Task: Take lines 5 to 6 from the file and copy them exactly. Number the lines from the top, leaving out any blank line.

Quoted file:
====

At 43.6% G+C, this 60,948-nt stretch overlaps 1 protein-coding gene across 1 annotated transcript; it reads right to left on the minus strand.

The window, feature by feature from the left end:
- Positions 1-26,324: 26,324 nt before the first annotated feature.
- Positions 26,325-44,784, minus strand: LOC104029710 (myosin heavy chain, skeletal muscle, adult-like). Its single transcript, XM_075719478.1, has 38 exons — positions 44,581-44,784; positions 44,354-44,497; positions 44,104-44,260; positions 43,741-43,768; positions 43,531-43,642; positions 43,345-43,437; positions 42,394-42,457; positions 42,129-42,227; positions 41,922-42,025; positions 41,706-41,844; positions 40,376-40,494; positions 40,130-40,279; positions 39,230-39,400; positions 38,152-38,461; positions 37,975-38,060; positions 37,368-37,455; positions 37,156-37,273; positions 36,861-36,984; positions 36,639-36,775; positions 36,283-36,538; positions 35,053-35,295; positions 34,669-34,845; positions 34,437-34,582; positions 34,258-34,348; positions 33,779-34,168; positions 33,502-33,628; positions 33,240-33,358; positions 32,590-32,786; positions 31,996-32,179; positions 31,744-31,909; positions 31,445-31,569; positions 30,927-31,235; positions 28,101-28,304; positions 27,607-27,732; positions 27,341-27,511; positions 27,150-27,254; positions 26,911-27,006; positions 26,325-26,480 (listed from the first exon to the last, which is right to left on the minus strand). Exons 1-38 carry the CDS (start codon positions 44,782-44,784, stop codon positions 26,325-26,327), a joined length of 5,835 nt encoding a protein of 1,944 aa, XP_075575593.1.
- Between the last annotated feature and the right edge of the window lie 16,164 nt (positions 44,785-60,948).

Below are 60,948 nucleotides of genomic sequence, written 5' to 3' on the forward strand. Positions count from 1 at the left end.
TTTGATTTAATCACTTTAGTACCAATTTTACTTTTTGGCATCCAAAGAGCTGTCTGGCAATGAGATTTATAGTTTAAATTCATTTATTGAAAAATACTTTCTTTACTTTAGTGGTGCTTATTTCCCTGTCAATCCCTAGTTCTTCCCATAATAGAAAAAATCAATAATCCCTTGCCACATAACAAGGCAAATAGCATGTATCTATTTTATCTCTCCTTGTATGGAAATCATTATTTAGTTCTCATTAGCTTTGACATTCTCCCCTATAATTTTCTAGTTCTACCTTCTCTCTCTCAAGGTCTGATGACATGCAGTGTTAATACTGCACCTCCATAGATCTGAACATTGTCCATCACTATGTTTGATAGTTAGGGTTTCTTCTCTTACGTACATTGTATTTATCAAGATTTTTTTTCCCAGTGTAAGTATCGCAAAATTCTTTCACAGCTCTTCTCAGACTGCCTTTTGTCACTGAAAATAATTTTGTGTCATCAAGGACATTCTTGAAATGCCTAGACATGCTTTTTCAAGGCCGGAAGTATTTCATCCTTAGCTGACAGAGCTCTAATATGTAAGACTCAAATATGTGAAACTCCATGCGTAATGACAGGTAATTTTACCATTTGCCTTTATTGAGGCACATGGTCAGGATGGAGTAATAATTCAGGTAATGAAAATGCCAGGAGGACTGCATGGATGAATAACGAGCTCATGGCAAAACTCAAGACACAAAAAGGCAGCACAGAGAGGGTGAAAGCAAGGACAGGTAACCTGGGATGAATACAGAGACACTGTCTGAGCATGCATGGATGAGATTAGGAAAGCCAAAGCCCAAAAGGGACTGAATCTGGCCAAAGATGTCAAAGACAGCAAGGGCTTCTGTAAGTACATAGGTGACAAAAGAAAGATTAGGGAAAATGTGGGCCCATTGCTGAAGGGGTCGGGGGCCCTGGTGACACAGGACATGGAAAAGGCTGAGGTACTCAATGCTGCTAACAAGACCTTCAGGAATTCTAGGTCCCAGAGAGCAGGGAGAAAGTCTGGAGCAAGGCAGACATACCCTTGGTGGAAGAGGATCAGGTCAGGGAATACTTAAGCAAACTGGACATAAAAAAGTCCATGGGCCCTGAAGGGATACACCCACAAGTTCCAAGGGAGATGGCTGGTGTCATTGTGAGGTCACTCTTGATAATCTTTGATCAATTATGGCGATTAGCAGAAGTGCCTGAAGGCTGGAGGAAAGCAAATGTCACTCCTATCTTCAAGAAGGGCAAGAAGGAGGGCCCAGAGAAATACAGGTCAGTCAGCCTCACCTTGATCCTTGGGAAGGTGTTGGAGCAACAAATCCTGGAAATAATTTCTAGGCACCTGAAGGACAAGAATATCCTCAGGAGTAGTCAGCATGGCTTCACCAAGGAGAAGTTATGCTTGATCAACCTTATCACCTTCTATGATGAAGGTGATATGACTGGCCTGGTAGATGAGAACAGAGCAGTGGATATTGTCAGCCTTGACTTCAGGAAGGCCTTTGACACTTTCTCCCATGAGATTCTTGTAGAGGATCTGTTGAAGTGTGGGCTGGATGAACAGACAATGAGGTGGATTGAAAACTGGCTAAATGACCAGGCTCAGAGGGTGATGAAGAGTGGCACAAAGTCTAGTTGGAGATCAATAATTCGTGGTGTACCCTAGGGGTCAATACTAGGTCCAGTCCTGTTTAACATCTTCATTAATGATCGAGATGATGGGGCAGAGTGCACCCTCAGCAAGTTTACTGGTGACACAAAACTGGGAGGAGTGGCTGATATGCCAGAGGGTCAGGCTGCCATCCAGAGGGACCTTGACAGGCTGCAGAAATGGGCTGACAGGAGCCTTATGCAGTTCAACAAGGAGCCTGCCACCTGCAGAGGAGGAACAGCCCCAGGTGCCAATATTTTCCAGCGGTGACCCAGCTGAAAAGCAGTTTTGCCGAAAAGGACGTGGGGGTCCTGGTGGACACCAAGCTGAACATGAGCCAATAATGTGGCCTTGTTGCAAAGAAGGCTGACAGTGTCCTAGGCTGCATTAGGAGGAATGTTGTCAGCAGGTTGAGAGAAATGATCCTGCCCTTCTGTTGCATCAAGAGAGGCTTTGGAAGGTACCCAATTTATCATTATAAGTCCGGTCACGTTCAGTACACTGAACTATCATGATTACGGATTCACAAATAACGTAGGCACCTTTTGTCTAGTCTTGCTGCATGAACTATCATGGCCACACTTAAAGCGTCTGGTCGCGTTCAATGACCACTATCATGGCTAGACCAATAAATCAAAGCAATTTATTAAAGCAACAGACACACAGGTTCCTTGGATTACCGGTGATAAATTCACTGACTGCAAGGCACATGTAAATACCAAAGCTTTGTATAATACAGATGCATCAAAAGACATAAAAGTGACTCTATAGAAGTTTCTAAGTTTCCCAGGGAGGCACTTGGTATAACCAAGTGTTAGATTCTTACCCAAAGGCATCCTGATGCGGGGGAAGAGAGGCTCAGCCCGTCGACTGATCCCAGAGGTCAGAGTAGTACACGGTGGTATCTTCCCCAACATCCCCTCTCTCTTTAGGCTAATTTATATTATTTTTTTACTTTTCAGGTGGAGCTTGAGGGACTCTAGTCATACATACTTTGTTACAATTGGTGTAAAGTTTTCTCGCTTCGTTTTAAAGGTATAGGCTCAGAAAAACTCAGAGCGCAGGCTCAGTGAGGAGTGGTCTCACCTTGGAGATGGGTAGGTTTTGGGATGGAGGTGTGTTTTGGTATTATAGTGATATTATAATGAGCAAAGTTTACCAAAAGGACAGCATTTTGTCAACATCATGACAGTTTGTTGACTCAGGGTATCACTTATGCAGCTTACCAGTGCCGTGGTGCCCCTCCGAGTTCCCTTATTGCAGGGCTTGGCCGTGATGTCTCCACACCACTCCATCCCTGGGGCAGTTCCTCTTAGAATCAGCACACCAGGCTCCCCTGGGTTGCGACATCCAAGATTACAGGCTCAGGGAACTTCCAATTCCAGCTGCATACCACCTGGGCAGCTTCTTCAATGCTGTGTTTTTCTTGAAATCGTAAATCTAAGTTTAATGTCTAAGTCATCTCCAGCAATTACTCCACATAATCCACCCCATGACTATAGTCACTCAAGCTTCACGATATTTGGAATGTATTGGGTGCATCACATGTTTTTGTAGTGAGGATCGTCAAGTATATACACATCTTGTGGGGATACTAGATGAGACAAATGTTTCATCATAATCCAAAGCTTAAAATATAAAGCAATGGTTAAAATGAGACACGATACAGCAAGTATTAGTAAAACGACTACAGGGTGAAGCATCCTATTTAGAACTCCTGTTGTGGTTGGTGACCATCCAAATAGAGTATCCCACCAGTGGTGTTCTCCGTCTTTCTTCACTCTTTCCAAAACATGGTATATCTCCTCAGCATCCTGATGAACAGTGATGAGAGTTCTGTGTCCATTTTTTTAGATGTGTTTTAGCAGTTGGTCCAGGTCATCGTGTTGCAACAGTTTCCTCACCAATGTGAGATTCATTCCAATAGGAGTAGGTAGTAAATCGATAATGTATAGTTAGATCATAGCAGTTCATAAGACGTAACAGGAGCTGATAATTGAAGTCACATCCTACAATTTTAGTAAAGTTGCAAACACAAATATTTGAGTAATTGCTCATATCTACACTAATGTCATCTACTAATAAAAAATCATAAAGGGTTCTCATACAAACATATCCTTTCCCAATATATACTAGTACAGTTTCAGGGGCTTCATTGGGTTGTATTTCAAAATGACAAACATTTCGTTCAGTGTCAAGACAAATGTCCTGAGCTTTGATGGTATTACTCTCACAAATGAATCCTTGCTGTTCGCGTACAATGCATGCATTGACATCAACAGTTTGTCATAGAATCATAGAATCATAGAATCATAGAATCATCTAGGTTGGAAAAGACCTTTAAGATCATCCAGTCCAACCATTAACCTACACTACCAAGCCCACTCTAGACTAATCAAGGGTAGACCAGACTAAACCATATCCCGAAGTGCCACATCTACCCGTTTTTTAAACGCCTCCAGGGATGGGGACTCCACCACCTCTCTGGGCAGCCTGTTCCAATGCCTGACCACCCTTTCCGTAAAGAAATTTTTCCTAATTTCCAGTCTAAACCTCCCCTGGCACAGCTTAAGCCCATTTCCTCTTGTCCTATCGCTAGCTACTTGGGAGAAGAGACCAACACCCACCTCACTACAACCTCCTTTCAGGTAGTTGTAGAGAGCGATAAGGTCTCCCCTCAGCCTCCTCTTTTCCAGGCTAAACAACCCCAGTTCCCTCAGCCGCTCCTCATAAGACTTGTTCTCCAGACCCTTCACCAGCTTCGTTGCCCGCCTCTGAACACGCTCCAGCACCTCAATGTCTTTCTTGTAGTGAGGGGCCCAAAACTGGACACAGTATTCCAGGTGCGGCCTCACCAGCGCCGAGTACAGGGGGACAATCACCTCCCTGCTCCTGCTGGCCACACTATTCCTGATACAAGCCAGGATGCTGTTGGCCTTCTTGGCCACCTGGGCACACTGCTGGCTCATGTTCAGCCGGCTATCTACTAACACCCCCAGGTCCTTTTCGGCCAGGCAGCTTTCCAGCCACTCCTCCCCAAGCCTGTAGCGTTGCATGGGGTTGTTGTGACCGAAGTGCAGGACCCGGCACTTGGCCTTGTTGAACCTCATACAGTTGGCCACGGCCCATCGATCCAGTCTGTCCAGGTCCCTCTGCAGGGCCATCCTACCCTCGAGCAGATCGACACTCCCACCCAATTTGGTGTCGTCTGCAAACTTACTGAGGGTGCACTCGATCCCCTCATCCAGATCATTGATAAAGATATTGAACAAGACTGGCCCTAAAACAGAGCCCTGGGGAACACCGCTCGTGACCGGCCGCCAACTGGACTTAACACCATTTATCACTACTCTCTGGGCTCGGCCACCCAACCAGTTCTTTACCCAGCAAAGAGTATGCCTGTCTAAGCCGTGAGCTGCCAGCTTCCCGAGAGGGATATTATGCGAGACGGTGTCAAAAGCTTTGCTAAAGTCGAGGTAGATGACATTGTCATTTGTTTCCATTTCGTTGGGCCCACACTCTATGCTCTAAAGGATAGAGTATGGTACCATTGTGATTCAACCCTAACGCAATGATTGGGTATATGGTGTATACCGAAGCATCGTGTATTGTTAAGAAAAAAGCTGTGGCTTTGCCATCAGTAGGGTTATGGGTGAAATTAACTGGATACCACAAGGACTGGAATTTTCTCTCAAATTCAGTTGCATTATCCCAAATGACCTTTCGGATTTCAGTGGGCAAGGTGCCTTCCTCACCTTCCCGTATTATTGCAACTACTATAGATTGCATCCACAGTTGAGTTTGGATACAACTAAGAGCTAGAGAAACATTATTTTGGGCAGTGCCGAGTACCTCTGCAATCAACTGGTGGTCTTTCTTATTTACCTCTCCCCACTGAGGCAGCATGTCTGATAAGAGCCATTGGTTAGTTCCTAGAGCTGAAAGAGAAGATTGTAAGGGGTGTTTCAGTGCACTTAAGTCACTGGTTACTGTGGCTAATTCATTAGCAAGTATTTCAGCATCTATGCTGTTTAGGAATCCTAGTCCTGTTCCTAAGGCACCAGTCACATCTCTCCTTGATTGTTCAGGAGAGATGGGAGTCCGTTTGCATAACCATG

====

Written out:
- Between the last annotated feature and the right edge of the window lie 16,164 nt (positions 44,785-60,948).

Below are 60,948 nucleotides of genomic sequence, written 5' to 3' on the forward strand. Positions count from 1 at the left end.